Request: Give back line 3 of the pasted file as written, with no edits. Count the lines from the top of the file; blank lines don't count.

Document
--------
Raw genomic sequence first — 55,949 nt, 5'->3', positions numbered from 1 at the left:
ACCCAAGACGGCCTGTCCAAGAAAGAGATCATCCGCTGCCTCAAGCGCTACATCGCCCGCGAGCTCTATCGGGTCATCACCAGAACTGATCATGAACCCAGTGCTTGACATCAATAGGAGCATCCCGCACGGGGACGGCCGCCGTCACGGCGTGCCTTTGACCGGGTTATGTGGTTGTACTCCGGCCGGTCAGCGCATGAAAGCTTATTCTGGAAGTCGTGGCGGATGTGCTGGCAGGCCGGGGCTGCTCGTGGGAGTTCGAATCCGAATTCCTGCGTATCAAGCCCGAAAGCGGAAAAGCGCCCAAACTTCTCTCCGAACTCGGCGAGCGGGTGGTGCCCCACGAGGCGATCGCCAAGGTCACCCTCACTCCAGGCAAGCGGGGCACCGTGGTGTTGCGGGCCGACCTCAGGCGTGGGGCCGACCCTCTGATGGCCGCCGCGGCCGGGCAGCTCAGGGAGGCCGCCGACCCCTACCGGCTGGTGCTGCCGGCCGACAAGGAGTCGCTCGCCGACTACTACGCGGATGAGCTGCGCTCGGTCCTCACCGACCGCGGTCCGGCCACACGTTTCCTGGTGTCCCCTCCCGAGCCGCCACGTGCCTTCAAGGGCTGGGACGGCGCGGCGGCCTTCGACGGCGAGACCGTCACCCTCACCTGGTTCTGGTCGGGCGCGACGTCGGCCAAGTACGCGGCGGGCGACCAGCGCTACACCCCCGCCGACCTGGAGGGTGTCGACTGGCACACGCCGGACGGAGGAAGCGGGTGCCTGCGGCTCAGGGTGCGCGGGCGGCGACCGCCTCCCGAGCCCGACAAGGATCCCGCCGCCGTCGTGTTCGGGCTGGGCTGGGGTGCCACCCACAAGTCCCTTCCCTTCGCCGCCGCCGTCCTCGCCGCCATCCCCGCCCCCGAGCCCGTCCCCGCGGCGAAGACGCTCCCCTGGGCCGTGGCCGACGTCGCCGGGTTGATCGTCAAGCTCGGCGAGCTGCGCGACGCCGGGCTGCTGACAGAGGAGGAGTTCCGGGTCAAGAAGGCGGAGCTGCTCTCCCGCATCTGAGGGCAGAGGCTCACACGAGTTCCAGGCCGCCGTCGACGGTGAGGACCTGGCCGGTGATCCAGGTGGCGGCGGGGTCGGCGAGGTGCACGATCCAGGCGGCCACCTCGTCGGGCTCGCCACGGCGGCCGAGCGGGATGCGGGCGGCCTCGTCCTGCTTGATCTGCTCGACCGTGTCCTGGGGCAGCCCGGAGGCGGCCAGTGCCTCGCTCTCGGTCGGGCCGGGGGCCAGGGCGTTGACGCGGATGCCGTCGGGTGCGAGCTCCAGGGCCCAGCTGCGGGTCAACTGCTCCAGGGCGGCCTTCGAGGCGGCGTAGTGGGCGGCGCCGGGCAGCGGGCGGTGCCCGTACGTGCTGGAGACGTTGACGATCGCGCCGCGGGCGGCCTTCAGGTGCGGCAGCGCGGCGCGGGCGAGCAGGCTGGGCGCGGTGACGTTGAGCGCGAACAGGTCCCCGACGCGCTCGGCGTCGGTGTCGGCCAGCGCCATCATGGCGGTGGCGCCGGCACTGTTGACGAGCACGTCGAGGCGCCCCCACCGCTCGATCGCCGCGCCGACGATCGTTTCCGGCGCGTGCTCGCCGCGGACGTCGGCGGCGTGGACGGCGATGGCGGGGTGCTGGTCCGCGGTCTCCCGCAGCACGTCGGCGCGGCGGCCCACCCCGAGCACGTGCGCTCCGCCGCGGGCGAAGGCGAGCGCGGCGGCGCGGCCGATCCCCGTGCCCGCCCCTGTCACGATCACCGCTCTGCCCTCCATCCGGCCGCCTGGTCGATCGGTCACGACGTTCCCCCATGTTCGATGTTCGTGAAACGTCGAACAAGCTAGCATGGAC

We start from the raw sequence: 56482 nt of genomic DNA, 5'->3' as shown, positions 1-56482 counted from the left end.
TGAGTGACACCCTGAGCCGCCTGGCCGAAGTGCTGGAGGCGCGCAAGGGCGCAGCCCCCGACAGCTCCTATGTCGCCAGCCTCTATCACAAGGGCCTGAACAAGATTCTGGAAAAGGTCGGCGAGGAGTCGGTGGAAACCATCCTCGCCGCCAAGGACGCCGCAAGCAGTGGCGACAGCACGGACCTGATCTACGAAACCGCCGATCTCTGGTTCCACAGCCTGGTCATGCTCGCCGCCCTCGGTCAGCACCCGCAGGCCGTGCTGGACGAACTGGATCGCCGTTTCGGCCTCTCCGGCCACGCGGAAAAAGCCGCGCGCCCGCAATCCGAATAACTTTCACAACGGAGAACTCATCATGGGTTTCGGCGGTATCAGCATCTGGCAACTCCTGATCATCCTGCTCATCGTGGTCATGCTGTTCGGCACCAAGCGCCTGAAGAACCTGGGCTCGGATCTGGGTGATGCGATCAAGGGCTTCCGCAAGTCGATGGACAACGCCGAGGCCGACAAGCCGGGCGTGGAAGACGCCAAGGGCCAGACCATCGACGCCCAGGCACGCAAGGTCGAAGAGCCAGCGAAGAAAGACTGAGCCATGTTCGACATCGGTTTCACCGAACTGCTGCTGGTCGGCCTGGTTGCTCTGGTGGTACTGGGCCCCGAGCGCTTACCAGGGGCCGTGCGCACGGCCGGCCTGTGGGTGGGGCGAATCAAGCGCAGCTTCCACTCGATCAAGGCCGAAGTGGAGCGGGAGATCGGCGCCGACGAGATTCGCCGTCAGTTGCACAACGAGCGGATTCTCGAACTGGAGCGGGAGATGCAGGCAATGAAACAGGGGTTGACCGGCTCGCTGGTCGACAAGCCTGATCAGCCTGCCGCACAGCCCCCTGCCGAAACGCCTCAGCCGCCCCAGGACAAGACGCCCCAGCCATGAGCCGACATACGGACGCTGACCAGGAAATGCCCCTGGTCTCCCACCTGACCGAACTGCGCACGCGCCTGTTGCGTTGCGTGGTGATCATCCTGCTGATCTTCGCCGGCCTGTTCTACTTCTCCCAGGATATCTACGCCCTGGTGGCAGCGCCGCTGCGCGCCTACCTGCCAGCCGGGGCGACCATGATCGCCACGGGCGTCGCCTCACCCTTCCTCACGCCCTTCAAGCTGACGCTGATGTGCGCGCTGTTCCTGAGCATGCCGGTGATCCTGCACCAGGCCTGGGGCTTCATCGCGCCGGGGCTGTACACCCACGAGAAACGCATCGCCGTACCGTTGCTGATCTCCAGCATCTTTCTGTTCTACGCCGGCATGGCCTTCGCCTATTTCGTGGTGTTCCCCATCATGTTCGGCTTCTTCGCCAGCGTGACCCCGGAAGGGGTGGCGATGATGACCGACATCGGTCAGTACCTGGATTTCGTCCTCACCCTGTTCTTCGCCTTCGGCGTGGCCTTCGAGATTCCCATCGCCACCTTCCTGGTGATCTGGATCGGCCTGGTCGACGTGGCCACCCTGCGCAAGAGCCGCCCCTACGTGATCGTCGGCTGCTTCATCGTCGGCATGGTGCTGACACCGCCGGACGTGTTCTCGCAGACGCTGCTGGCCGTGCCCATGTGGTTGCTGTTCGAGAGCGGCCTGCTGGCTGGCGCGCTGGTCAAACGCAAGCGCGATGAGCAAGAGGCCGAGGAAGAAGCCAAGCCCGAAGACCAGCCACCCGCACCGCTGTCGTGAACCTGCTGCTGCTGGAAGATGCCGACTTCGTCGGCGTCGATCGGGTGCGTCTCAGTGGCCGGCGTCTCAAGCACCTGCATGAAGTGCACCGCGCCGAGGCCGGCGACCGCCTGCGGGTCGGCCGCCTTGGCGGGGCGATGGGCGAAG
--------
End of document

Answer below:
We start from the raw sequence: 56482 nt of genomic DNA, 5'->3' as shown, positions 1-56482 counted from the left end.